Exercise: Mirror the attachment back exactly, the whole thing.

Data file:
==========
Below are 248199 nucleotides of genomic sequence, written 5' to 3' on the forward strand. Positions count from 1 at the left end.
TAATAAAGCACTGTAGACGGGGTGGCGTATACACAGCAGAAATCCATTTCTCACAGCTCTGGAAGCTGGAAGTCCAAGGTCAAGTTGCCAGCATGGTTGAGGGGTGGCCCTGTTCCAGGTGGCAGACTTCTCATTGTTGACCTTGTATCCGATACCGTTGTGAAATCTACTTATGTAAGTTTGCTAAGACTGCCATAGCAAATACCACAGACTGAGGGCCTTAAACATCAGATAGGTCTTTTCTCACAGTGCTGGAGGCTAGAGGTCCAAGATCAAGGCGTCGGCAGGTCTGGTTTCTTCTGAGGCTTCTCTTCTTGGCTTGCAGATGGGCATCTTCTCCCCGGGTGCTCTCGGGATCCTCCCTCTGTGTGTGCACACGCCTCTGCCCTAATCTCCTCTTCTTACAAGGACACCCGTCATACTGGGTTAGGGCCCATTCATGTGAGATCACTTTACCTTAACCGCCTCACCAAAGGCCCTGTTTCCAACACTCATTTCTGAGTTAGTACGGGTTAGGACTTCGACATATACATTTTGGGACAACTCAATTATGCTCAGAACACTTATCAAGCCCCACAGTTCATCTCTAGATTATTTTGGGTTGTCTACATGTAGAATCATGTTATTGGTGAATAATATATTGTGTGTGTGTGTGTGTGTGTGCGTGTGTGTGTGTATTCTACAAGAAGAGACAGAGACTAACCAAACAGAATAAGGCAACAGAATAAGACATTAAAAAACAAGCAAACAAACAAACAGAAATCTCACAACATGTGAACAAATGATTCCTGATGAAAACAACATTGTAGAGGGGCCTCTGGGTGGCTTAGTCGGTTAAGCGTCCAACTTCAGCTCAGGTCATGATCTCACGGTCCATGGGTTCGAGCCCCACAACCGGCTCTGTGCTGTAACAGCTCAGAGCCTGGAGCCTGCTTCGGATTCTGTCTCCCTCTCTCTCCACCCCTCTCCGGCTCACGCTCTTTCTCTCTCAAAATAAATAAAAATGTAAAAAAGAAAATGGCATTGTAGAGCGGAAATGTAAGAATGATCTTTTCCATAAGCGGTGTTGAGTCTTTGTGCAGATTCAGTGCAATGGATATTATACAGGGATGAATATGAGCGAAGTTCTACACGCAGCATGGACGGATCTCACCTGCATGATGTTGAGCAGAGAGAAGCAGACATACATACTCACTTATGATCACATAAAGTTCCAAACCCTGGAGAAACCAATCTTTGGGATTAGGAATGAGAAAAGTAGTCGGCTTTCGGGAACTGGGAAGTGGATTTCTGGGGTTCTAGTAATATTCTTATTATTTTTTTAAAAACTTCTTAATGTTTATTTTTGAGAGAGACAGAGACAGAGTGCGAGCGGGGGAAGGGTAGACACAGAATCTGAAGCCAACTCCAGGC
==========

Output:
Below are 248199 nucleotides of genomic sequence, written 5' to 3' on the forward strand. Positions count from 1 at the left end.
TAATAAAGCACTGTAGACGGGGTGGCGTATACACAGCAGAAATCCATTTCTCACAGCTCTGGAAGCTGGAAGTCCAAGGTCAAGTTGCCAGCATGGTTGAGGGGTGGCCCTGTTCCAGGTGGCAGACTTCTCATTGTTGACCTTGTATCCGATACCGTTGTGAAATCTACTTATGTAAGTTTGCTAAGACTGCCATAGCAAATACCACAGACTGAGGGCCTTAAACATCAGATAGGTCTTTTCTCACAGTGCTGGAGGCTAGAGGTCCAAGATCAAGGCGTCGGCAGGTCTGGTTTCTTCTGAGGCTTCTCTTCTTGGCTTGCAGATGGGCATCTTCTCCCCGGGTGCTCTCGGGATCCTCCCTCTGTGTGTGCACACGCCTCTGCCCTAATCTCCTCTTCTTACAAGGACACCCGTCATACTGGGTTAGGGCCCATTCATGTGAGATCACTTTACCTTAACCGCCTCACCAAAGGCCCTGTTTCCAACACTCATTTCTGAGTTAGTACGGGTTAGGACTTCGACATATACATTTTGGGACAACTCAATTATGCTCAGAACACTTATCAAGCCCCACAGTTCATCTCTAGATTATTTTGGGTTGTCTACATGTAGAATCATGTTATTGGTGAATAATATATTGTGTGTGTGTGTGTGTGTGTGCGTGTGTGTGTGTATTCTACAAGAAGAGACAGAGACTAACCAAACAGAATAAGGCAACAGAATAAGACATTAAAAAACAAGCAAACAAACAAACAGAAATCTCACAACATGTGAACAAATGATTCCTGATGAAAACAACATTGTAGAGGGGCCTCTGGGTGGCTTAGTCGGTTAAGCGTCCAACTTCAGCTCAGGTCATGATCTCACGGTCCATGGGTTCGAGCCCCACAACCGGCTCTGTGCTGTAACAGCTCAGAGCCTGGAGCCTGCTTCGGATTCTGTCTCCCTCTCTCTCCACCCCTCTCCGGCTCACGCTCTTTCTCTCTCAAAATAAATAAAAATGTAAAAAAGAAAATGGCATTGTAGAGCGGAAATGTAAGAATGATCTTTTCCATAAGCGGTGTTGAGTCTTTGTGCAGATTCAGTGCAATGGATATTATACAGGGATGAATATGAGCGAAGTTCTACACGCAGCATGGACGGATCTCACCTGCATGATGTTGAGCAGAGAGAAGCAGACATACATACTCACTTATGATCACATAAAGTTCCAAACCCTGGAGAAACCAATCTTTGGGATTAGGAATGAGAAAAGTAGTCGGCTTTCGGGAACTGGGAAGTGGATTTCTGGGGTTCTAGTAATATTCTTATTATTTTTTTAAAAACTTCTTAATGTTTATTTTTGAGAGAGACAGAGACAGAGTGCGAGCGGGGGAAGGGTAGACACAGAATCTGAAGCCAACTCCAGGC